Gout, a form of inflammatory arthritis, affects more than 8 million people in the US.1 Gout can eventually cause permanent damage to bones and joints of adults if left unmanaged.2 In addition, the risk factors for gout can impact the cardiovascular system.3 Read on to find out about the potential correlation between gout risk factors and heart disease and talk to your doctor about how it might impact you.
Know the risk factors
Heart disease is one of the leading causes of death worldwide3 and the number one cause of death in the US4. According to the Centers for Disease Control and Prevention, more than 600,000 people in the US die of heart disease each year, or one out of every four deaths.4 Heart disease is the leading cause of death for both men and women.4
Risk factors for heart disease include:
- Metabolic syndrome (a combination of health problems that can include diabetes, abnormal or high blood cholesterol and obesity, among others)5
- Diabetes or prediabetes6
- High blood pressure (hypertension)6
- Abnormal or high cholesterol (dyslipidemia)6
- Being overweight or obese4
- Being physically inactive4
- Family history of early heart disease6
- History of preeclampsia (a pregnancy complication; the main symptoms are high blood pressure, protein in the urine and swollen hands and feet)6
- Excessive alcohol use4
- Unhealthy diet6
- Age (55 or older for women)6
- Ethnicity (non-Hispanic whites, non-Hispanic blacks and American Indians)7
High blood pressure, high cholesterol and smoking are considered key risk factors for heart disease.4 Nearly half of Americans have at least one of these three risk factors.4
Understand the potential connection between a high uric acid level and heart disease
According to a 2015 editorial written for the Annals of the Rheumatic Diseases by Jasvinder A Singh, MD, PhD, Professor of Medicine in the Division of Clinical Immunology and Rheumatology at the UAB School of Medicine in Birmingham, Alabama, “considerable data show an increased risk of cardiac disease in patients with gout, above and beyond that contributed by the traditional risk factors for heart disease.”3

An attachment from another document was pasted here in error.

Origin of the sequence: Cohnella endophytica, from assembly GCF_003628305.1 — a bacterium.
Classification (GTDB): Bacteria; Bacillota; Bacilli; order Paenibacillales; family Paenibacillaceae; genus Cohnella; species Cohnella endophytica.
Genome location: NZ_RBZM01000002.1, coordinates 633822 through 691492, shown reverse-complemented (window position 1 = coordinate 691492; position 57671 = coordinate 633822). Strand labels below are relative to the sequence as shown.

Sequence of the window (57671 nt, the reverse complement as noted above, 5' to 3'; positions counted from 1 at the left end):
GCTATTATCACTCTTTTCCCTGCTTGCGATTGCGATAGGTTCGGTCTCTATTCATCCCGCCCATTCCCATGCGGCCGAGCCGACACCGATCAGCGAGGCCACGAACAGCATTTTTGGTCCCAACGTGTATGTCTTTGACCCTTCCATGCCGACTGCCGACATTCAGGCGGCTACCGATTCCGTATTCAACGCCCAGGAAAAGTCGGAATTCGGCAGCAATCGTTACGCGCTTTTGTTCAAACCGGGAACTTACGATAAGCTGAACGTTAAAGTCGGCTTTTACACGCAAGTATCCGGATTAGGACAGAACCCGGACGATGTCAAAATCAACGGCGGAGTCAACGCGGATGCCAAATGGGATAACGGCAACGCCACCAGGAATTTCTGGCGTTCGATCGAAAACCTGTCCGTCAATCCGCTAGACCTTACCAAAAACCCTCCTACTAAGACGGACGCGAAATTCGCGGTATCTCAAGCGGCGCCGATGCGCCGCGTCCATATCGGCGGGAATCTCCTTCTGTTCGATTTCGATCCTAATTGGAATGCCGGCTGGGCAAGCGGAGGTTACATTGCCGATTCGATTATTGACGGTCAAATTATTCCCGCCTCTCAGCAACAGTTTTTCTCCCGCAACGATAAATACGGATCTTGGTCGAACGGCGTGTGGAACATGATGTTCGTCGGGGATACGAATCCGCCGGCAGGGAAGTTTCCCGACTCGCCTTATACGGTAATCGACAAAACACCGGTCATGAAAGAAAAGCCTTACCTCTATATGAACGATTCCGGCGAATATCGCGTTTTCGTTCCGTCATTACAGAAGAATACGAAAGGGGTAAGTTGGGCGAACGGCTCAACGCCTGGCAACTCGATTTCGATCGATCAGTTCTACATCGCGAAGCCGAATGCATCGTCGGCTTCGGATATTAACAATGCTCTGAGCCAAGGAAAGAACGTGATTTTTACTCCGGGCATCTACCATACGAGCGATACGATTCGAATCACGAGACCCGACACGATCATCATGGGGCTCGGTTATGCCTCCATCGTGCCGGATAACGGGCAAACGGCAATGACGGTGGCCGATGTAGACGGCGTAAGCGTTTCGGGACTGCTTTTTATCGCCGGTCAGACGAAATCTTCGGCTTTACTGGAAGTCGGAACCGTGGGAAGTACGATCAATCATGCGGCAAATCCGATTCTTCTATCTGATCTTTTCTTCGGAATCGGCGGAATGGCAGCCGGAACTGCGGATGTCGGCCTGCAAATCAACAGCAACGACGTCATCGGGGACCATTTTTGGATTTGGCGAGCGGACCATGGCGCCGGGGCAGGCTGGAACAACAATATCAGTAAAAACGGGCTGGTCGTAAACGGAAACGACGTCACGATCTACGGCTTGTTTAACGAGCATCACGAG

In his review of data from the Framingham Offspring Study (FOS) of nearly 5,000 American adults, Dr. Eswar Krishnan found that participants who had gout were two to three times more likely to suffer with clinical heart failure than those who did not have gout.8 Dr. Krishnan’s review also revealed that the risk of death was higher in heart failure patients who had gout than in heart failure patients who did not have gout.8
Data from many other studies and reviews add to the growing body of evidence that gout may impact the cardiovascular system.9,10 However, additional research is needed to further clarify the relationship between gout and heart disease.
Manage your gout
If you have gout, ask your doctor about treatment regimens for adults that may help prevent gout flares. You should also talk to your doctor about how to best manage the risk factors for heart disease that you can control. You may not be able change your family history, but you can make an effort to eat more healthfully, get more exercise and (if you smoke) quit smoking.
NOTE: This article was not written by a medical professional and is not intended to substitute for the guidance of a physician. These are not Hikma’s recommendations for gout flare prevention, but rather facts and data collected from various reliable medical sources. For a full list of resources and their attributing links, see below.